Objectives: Antibiotic resistance is rising to dangerously high levels in all parts of the world. New resistance mechanism is emerging and spreading globally, threatening our ability to treat common infectious diseases. Dentists prescribe about 9–11% of all common antibiotics. The aim of this study was to assess the knowledge and attitude of antibiotic resistance among graduating dental students. Materials and Methods: A cross-sectional study was conducted among 294 participants between November 2019 and December 2019. A structured questionnaire consisting of 14 questions was administered to the dental students. Descriptive analysis of demographic variables was done and knowledge score and attitude score were performed using Kruskal–Wallis H test. Results: About 85% of the participants suggested amoxicillin as the choice of antibiotic. Among the four domains suggesting the solution for antibiotic resistance, 48% of the final year students suggested avoiding self-medication as a solution, 34% of interns suggested avoiding over dosage, and 48% of the 3rd year students suggested completing the course of antibiotics. A majority of (87%) of the final year students suggested the usage of prophylactic antibiotics in patients with infective endocarditis. The difference in mean change in attitude scores among the groups was statistically significant (P = 0.028). Conclusion: The research showed variable levels of knowledge and attitude about antibiotic resistance among the students of different year of study. The study result insists the need to educate the dental students more regarding antibiotics and their proper use.
, Yogita S. Shah
Journal of Global Oral Health, Volume 4, pp 48-55; https://doi.org/10.25259/jgoh_38_2020

Abstract:
Coronavirus disease 2019 (COVID-19) is a global pandemic affecting 185 countries and >18.8 million patients worldwide as of July 2020. COVID-19 is caused by severe acute respiratory syndrome coronavirus 2 (SARS-2) and majorly manifesting as a hypoxic condition in the affected patients. It has shown to multiply rapidly among patients showing other debilities, majorly hypertension, and diabetes mellitus. Periodontitis is defined as a multifactorial disease predominantly governed by microbial dysbiosis and having risk factors as the presence of systemic pathology, decline in immunity, and increased stress. Keeping these factors as a plausible threat for periodontitis, there can be a postulation made that periodontitis can act as a probable risk factor for COVID-19. Limited resources and novelty of the disease hold back any confirmation of the co-relation.
Shrikanth Benjwal, Mousumi Goswami, , Reenu Sarah Kurien, Anam Mushtaq
Journal of Global Oral Health, Volume 4, pp 3-7; https://doi.org/10.25259/jgoh_60_2020

Abstract:
Objectives: The purpose of this study was to determine bond strength of three self-adhering flowable composites. Materials and Methods: Mean tensile bond strength was measured in three groups – Group A – Constic, Group B – Dyad Flow, and Group C – Fusio Liquid Dentin on sound and demineralized primary teeth. Fracture pattern was studied using a stereomicroscope for each sample and in classified as adhesive, cohesive, or mixed fracture. Results: Mean tensile bond strength in sound enamel of Group A (Constic) was found to be 10.79 + 4.24, Group B (Dyad Flow) was 10.30 + 4.63, and of Group C (Fusio Liquid Dentine) was 11.87 + 4.45. No significant difference was found between the three groups (f = 0.327 and P = 0.724). However, a significant difference was found with demineralized enamel in three groups. Constic and Dyad Flow exhibited adhesive fracture pattern in majority of samples on sound enamel, whereas Fusio Liquid Dentin had mixed fracture pattern. On demineralized enamel, Constic exhibited adhesive fracture pattern majorly, whereas Dyad flow demonstrated mixed pattern and Fusio Liquid Dentin had more of cohesive fractures. Conclusion: Constic, Dyad Flow, and Fusio Liquid Dentin can be used instead of conventional pit and fissure sealants or in small occlusal cavities in primary teeth as a single step material.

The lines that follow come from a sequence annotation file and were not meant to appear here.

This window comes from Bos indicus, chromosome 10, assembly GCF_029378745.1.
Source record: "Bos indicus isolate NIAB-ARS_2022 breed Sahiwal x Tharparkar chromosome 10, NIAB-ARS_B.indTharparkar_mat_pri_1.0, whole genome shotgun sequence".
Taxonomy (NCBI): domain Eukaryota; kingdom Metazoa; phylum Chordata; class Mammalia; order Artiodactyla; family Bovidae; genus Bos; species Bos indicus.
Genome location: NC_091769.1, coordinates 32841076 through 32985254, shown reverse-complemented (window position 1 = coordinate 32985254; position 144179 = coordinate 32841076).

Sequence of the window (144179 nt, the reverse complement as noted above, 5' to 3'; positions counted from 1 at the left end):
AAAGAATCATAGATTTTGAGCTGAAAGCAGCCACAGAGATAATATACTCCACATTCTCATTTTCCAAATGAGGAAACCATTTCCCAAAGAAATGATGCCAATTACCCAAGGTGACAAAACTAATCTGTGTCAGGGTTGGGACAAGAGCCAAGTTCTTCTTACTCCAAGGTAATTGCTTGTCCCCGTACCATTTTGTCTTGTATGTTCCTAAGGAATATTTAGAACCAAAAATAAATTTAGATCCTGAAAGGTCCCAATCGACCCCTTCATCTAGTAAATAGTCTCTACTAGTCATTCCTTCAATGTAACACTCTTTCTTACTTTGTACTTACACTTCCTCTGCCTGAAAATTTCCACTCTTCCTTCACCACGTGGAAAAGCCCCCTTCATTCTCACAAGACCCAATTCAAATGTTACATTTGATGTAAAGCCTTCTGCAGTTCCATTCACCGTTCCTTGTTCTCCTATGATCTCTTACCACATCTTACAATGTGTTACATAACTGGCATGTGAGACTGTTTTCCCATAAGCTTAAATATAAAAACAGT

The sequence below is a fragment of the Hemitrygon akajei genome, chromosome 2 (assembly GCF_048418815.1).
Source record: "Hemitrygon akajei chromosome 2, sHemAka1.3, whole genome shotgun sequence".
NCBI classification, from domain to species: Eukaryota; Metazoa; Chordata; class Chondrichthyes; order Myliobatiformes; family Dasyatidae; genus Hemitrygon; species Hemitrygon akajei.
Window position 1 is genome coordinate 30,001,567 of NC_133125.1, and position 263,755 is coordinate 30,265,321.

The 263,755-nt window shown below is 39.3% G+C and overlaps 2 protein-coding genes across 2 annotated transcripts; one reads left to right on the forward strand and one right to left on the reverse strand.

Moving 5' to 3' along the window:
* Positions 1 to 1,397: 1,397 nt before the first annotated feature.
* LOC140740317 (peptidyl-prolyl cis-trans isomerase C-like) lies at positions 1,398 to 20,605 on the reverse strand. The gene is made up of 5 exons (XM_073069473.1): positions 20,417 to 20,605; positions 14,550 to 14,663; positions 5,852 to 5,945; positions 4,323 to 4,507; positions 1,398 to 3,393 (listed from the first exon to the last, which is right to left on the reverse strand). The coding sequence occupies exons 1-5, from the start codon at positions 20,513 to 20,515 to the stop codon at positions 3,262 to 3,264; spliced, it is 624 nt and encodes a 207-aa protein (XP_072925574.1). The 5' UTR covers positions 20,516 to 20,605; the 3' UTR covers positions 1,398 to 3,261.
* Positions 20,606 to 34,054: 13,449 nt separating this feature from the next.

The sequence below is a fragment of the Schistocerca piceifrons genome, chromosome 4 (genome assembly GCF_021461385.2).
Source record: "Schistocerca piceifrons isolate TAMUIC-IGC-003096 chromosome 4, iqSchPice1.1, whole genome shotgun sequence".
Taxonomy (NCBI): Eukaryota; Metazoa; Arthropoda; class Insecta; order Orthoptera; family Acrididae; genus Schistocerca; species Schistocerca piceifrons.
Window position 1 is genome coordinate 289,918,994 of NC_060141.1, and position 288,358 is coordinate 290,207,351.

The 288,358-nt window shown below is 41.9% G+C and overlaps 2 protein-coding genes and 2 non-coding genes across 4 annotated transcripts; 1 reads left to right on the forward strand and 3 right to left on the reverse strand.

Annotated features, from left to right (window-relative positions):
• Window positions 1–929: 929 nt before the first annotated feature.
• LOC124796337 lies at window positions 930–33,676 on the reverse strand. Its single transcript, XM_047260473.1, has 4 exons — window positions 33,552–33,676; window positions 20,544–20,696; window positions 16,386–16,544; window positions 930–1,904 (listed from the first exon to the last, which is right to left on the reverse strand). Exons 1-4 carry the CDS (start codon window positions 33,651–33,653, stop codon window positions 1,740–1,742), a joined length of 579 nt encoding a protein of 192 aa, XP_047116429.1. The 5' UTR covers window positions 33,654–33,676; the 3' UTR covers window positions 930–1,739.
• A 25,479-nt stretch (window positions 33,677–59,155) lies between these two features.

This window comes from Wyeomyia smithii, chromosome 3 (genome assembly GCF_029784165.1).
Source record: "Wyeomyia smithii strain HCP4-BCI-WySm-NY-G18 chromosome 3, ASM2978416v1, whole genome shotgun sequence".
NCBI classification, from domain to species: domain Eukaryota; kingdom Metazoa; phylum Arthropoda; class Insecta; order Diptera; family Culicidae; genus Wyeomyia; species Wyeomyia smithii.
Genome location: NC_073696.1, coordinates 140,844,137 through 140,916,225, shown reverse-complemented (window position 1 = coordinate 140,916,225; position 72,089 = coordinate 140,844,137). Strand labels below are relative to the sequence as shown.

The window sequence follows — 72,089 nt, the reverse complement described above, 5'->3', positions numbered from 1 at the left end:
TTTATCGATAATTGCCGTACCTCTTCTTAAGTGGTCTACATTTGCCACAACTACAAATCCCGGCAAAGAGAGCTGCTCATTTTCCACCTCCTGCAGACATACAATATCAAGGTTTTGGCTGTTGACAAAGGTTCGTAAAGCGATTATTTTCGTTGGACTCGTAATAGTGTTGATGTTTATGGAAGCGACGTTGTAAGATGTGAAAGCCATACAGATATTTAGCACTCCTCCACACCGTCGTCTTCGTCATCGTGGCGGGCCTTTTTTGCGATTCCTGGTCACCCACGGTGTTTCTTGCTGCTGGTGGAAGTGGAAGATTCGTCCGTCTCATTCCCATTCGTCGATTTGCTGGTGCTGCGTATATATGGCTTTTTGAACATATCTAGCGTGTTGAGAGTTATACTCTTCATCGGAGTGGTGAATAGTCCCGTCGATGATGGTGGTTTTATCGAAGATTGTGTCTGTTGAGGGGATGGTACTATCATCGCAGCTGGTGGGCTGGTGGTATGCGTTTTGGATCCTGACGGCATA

, Girish R Shavi, S Shankar, Ranganath Sanga, G Lalithambigai, C Rahila, S Santhakumari
Journal of Global Oral Health, Volume 4, pp 20-26; https://doi.org/10.25259/jgoh_47_2020

Abstract:
Objectives: Oral health is closely related to general health and people’s quality of life (QoL), through affecting their oral functions and social interactions. This study aims to assess the oral health-related QoL among head-and-neck cancer (HNC) patients attending cancer care center at Kanchipuram, Tamil Nadu. Materials and Methods: A cross-sectional questionnaire-based study was conducted among 340 HNC patients between August and October 2019 attending Government Arignar Anna Memorial Cancer Hospital and Research Institute in Kanchipuram District of Tamil Nadu. The questionnaire has two parts. The 1st part consists of demographic characteristics and cancer-related details. The 2nd part was the European Organization of Research and Treatment of Cancer QoL in HNC patients (EORTC QLQ H&N-35) questionnaire. Results: Among 340 patients, 72.4% were male and 27.6% were female. The majority of them had Stage II cancer. The main factors affecting oral health related QoL (OHRQoL) were taking painkillers, loss of sexual interest, difficulty in social contact, teeth problems, loss of taste, and smell senses. Significant association found between pain (P = 0.000), sense (P = 0.003), speech (P = 0.000), social eating (P = 0.016), social contact (P = 0.005), teeth problems (P = 0.031), dry mouth (P = 0.000), sticky saliva (P = 0.000), cough (0.002), feeling ill (P = 0.003), nutritional supplement (P = 0.042), and lost weight (P = 0.034) with respect to various treatment modalities. Based on the OHRQoL scores, those who were treated surgically alone had better QoL than others. Conclusion: We found that surgically treated HNC patients had better OHRQoL than others. Thus, Oral-Health related Quality of Life assessment can be used to analyse the outcome of treatment, patient satisfaction and their sense of self. We need to build a broader care protocol which satisfies/improves the demands arising from the patients.